EngagementIs the product stimulating, entertaining, and engrossing? Will kids want to return?5
Kids will love the high-quality graphics, responsive and fine controls, and a simple yet engrossing concept: make your own machines.
PedagogyIs learning content seamlessly baked-in, and do kids build conceptual understanding? Is the product adaptable and empowering? Will skills transfer?3
Challenging yet accessible directives and a gradual difficulty-level increase makes kids feel empowered. They won't learn terminology or concepts through hints but will get logical feedback and can interact safely with other players.
SupportDoes the product take into account learners of varying abilities, skill levels, and learning styles? Does it address both struggling and advanced students?3
A three-star system motivates but rightly takes a backseat to gameplay. Statistics like total time or attempts and way-to-save solutions (for Android) would be a nice addition.
What about using Amazing Alex to help students build some real-world machines and devices? Challenge them to create a Rube Goldberg machine of their own using found materials from their home or from the classroom. Have them keep logs about their successes and failures, and encourage them to modify their machines based on what they find.
You can feel comfortable encouraging students to interact online, as contact is limited; players who want to download other players' puzzles or share their own must access the Internet via an in-app link, but they won't directly interact with other users. Students can also access the Amazing Alex Facebook and Twitter pages; if users log in to those accounts, they can interact with other fans of the app. Players using iOS can save and share their own solutions.
Editor's note: Amazing Alex is no longer available.
Amazing Alex is a crazy-contraptions physics puzzler that challenges players to think and create with a handful of everyday objects and tools. Using pipes, scissors, shelves, balloons, goofy extending punching gloves, and more, kids create Rube Goldberg-like devices to guide balls and collect up to three stars.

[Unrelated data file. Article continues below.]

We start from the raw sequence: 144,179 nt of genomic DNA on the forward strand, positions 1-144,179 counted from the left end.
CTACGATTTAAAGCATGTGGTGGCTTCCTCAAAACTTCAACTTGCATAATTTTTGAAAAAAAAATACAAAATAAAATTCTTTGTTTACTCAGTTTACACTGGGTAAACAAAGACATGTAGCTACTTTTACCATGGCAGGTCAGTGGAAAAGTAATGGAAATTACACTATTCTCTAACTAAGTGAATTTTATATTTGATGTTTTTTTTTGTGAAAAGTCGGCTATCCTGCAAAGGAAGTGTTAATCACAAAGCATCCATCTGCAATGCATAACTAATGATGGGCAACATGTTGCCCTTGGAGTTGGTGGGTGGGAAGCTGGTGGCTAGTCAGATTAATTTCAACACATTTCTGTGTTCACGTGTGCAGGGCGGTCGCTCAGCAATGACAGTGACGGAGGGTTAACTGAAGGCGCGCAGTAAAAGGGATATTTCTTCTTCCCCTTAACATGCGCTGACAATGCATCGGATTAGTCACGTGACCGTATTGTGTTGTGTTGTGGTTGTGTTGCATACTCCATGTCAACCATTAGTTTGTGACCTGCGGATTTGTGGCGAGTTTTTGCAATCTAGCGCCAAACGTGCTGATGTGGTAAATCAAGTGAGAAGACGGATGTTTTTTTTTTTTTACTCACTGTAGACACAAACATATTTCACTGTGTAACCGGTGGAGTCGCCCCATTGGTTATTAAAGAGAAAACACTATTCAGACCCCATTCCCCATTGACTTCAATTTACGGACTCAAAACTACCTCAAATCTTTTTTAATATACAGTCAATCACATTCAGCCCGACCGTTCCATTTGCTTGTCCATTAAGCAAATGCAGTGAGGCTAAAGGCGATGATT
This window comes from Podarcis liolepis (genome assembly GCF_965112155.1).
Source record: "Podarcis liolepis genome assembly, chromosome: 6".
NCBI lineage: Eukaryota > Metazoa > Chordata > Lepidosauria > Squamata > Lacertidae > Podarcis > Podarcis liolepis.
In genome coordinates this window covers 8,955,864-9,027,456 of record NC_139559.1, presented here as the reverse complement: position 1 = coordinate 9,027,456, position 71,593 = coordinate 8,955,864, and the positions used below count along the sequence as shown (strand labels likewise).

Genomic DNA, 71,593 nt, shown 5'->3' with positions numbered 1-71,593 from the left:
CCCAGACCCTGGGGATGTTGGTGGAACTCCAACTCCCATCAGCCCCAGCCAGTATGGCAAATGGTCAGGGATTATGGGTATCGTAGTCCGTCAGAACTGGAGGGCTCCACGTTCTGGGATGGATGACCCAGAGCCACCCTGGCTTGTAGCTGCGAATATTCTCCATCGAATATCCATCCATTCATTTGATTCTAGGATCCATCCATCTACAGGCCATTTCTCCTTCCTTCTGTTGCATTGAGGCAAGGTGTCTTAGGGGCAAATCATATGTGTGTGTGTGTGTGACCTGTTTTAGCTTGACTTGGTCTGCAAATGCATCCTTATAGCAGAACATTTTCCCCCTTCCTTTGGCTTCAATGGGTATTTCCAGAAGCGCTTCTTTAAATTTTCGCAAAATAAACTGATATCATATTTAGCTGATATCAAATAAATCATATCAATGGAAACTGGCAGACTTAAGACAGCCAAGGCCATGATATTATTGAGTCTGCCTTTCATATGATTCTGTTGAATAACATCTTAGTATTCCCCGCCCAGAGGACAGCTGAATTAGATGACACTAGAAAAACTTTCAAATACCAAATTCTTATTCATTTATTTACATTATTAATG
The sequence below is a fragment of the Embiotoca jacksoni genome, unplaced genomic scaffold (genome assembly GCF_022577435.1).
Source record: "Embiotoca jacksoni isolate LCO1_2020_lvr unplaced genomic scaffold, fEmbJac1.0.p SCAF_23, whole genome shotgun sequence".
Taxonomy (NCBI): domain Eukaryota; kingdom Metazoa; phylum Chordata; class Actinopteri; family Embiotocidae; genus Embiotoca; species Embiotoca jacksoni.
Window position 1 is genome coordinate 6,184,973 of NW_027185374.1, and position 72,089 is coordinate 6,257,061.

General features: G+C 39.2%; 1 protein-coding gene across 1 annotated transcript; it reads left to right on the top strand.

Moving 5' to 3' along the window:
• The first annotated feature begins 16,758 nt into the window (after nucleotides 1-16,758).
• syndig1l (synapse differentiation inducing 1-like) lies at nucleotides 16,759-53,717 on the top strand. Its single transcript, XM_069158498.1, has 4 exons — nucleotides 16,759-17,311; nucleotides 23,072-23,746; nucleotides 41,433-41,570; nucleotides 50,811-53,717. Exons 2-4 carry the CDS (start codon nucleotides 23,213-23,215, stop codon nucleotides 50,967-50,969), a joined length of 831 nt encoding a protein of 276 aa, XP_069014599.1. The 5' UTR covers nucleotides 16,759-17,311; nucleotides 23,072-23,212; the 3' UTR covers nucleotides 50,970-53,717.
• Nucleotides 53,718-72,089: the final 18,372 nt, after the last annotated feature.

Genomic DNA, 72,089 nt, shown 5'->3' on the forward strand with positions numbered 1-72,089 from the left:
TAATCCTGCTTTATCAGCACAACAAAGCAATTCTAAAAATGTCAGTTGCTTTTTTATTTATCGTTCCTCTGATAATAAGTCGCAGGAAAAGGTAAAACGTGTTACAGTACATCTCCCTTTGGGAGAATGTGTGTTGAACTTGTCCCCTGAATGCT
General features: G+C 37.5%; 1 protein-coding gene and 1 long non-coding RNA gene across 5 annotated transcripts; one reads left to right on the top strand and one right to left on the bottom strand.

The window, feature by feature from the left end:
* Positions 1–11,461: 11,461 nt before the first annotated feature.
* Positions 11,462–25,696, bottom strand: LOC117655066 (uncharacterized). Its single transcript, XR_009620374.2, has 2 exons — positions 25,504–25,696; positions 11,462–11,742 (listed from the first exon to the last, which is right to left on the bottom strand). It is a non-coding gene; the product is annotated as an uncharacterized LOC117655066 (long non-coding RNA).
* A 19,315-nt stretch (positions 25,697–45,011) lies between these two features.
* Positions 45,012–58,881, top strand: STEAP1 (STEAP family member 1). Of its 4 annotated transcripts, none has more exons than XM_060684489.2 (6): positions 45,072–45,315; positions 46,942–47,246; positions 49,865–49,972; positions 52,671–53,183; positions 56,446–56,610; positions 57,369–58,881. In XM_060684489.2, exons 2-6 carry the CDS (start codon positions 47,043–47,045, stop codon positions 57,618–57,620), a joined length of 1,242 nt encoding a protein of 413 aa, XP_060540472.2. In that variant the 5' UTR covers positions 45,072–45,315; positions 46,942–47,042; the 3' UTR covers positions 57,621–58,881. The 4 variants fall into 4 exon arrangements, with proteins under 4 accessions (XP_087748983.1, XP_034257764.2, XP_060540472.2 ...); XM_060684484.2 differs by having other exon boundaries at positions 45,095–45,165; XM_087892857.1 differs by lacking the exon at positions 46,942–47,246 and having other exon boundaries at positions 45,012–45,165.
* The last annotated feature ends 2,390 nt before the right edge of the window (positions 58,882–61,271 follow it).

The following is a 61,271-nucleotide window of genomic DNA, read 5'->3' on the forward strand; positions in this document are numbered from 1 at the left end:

Students place, rotate, and flip objects using highly responsive fine-motor controls. They accomplish goals, such as popping balloons or funneling balls into a basket, by creating a bridge, a domino effect, a swing, or something else entirely. Difficulty ramps up slowly at first, engaging a range of ages, but increases to a reasonable level for fourth-graders and up.
There's no one "right" way to solve a puzzle, which encourages a trial-and-error mentality that's so important to being a successful inventor. Feedback that players receive is logical as well. If a solution works, the puzzle ends and stars are tallied. If it doesn't, nothing happens and they can keep trying until they capture those stars. By empowering kids to create fun and elaborate cause-and-effect interactions -- and to create and share their own puzzles -- Amazing Alex fosters hypothesis-testing skills and offers safe, structured peer interaction.
The free version has plenty of levels to keep kids busy and continually challenged, and players can interact with each other during gameplay. Eight puzzles of the week as well as thousands of kid-created puzzles will also keep students busy. One downside: you get occasional, interrupting full-page ads (blergh); paid versions offer more levels, more features, and no third-party ads. But graphics, menus, and navigation are top-notch!